Benedict College Columbia South Carolina 1870 Private American Baptist Churches USA Founded as "Benedict Institute"
Bennett College Greensboro North Carolina 1873 Private United Methodist Church Founded as "Bennett Seminary"
Bethune-Cookman University Daytona Beach Florida 1904 Private United Methodist Church Founded as "Daytona Educational and Industrial Training School for Negro Girls"
Bishop State Community College Mobile Alabama 1927 Public Originally a branch of Alabama State College
Bluefield State College Bluefield West Virginia 1895 Public Founded as "Bluefield Colored Institute"
Bowie State University Bowie Maryland 1865 Public Founded as "Baltimore Normal School"
Central State University Wilberforce Ohio 1887 Public AME Church Originally a department at Wilberforce University[5]
Cheyney University of Pennsylvania Cheyney Pennsylvania 1837 Public The oldest HBCU. Founded by Quaker philanthropist Richard Humphreys as "Institute for Colored Youth"
Claflin University Orangeburg South Carolina 1869 Private United Methodist Church
Clark Atlanta University Atlanta Georgia 1865 Private United Methodist Church Originally two institutions, Clark College and Atlanta University
Clinton Junior College Rock Hill South Carolina 1894 Private AME Zion Founded as "Clinton Institute"[6]
Coahoma Community College Coahoma County Mississippi 1924 Public Founded as "Coahoma County Agricultural High School"
Concordia College, Selma Selma Alabama 1922 Private Lutheran Church - Missouri Synod Known as "Alabama Lutheran Academy and Junior College" until 1981
Coppin State University Baltimore Maryland 1900 Public Founded as "Colored High School"
Delaware State University Dover Delaware 1891 Public Founded as "The State College for Colored Students"
Denmark Technical College Denmark South Carolina 1947 Public Founded as "Denmark Area Trade School"[7]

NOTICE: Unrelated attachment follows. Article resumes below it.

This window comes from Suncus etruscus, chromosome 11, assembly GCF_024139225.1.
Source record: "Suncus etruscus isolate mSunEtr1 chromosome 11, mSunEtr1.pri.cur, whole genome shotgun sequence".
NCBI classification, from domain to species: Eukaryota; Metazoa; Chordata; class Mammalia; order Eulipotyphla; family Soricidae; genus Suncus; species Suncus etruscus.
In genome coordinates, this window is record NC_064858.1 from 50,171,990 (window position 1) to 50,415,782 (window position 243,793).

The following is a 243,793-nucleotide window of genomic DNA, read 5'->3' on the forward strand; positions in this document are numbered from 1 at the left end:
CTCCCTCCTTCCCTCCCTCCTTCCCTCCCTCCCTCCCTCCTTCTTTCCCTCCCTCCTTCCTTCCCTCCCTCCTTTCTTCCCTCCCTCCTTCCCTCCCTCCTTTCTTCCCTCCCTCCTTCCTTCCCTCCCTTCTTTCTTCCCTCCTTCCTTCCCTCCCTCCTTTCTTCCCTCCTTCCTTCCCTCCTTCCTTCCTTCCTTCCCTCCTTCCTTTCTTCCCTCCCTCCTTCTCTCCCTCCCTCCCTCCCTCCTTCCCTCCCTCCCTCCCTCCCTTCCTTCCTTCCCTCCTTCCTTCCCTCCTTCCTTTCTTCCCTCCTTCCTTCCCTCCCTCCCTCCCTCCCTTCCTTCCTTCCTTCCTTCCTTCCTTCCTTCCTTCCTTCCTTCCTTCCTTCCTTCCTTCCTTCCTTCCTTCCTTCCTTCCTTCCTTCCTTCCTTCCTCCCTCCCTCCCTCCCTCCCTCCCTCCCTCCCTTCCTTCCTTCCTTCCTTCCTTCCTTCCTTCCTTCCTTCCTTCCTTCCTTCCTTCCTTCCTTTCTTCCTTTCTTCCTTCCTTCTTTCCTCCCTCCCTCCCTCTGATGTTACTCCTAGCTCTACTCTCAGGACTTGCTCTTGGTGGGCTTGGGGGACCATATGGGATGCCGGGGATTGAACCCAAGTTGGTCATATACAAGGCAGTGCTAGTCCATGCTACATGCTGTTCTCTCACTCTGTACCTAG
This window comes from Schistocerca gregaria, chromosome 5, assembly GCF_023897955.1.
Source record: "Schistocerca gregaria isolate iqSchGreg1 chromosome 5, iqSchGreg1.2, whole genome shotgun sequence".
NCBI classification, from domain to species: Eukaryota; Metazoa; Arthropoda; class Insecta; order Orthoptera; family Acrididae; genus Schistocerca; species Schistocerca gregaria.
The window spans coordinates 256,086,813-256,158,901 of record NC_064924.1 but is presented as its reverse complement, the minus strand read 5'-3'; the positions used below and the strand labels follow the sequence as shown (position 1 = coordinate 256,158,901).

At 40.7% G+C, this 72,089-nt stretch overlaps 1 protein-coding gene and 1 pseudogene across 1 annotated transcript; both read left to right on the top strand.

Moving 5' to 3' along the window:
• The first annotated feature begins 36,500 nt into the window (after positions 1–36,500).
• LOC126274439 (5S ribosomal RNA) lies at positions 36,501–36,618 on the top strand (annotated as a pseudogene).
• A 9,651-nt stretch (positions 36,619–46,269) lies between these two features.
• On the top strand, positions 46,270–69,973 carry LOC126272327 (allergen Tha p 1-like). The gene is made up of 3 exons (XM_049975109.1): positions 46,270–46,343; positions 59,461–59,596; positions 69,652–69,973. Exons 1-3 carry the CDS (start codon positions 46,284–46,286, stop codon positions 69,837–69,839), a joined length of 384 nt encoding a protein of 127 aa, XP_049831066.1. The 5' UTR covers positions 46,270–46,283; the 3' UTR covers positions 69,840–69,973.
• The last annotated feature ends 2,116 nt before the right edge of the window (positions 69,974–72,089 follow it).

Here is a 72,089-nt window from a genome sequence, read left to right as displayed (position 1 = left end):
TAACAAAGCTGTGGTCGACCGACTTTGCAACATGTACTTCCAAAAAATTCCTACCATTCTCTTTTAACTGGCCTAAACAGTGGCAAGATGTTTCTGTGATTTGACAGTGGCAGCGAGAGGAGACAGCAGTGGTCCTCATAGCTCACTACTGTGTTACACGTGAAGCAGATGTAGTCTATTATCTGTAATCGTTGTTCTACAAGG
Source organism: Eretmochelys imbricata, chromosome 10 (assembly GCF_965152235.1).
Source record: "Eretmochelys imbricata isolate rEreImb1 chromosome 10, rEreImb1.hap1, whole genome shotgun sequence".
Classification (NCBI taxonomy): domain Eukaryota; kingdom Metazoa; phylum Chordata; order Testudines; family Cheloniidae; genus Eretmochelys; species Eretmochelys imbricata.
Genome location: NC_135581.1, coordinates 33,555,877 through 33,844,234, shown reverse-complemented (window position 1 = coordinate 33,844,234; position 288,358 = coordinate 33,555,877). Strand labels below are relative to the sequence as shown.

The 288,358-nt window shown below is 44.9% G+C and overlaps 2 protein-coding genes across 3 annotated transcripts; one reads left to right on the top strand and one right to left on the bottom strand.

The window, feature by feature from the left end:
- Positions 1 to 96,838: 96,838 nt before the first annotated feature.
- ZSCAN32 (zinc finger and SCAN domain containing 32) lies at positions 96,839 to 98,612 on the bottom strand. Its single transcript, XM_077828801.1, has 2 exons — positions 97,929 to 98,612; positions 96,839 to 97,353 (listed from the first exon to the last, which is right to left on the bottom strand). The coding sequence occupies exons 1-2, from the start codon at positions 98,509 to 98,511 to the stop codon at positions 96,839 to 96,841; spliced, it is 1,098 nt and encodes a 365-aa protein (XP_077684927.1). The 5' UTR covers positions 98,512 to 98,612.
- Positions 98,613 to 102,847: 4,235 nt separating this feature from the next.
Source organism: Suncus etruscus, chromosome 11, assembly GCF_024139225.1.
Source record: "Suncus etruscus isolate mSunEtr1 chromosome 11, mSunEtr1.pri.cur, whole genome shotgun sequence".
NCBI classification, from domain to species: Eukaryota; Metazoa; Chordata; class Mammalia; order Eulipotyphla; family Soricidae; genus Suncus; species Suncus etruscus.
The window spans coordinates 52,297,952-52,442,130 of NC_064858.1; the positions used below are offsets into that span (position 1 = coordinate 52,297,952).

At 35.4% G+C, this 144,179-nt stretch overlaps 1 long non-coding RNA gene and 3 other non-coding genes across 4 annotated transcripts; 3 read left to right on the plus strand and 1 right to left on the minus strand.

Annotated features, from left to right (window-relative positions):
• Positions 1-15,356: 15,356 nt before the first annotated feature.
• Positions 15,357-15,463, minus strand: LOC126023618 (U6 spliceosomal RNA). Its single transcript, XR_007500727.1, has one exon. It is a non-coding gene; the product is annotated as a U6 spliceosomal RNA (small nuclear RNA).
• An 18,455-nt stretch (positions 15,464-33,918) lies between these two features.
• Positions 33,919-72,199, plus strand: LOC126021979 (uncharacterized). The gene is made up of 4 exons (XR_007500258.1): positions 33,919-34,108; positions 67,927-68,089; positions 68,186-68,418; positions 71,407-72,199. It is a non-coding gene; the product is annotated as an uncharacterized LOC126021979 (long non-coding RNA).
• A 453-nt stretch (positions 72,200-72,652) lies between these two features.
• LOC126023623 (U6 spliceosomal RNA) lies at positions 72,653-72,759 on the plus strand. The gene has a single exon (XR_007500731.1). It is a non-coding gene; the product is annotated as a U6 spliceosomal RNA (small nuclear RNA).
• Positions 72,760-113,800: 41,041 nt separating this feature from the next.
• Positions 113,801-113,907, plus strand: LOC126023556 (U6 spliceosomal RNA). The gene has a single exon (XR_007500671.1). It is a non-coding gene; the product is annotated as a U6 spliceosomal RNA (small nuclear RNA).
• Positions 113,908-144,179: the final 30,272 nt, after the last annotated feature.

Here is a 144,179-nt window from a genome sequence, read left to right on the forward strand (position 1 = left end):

Dillard University New Orleans Louisiana 1869 Private United Church of Christ and the United Methodist Church Founding predecessor institutions: "Straight University" and "Union Normal School"
University of the District of Columbia Washington District of Columbia 1851 Public Founded as "Miner Normal School"
Edward Waters College Jacksonville Florida 1866 Private AME Church Founded as "Brown Theological Institute"
Elizabeth City State University Elizabeth City North Carolina 1891 Public
Fayetteville State University Fayetteville North Carolina 1867 Public Founded as "Howard School"
Fisk University Nashville Tennessee 1866 Private United Church of Christ[8] Named for Clinton Bowen Fisk
Florida A&M University Tallahassee Florida 1887 Public Founded as "State Normal College for Colored Students"
Florida Memorial University Miami Gardens Florida 1879 Private American Baptist Churches USA Founded as "Florida Baptist Institute in Live Oak"
Fort Valley State University Fort Valley Georgia 1895 Public Founded as "Fort Valley High and Industrial School"
Gadsden State Community College Gadsden Alabama 1925 Public Founded as "Alabama School of Trades"
Grambling State University Grambling Louisiana 1901 Public Founded as "Colored Industrial and Agricultural School"
Hampton University Hampton Virginia 1868 Private Founded as "Hampton Normal and Agricultural Institute"
Harris-Stowe State University St. Louis Missouri 1857 Public Founded as "St. Louis Normal School" for whites in 1857, with Stowe Teachers College begun in 1890 for blacks; merged in 1954 [9]
Hinds Community College at Utica Utica Mississippi 1903 Public Founded as "Utica Junior College"
Howard University Washington District of Columbia 1867 Private Founded as "Howard Normal and Theological School for the Education of Teachers and Preachers"
Huston-Tillotson University Austin Texas 1881 Private United Methodist Church /United Church of Christ Founded as "Tillotson Collegiate and Normal Institute"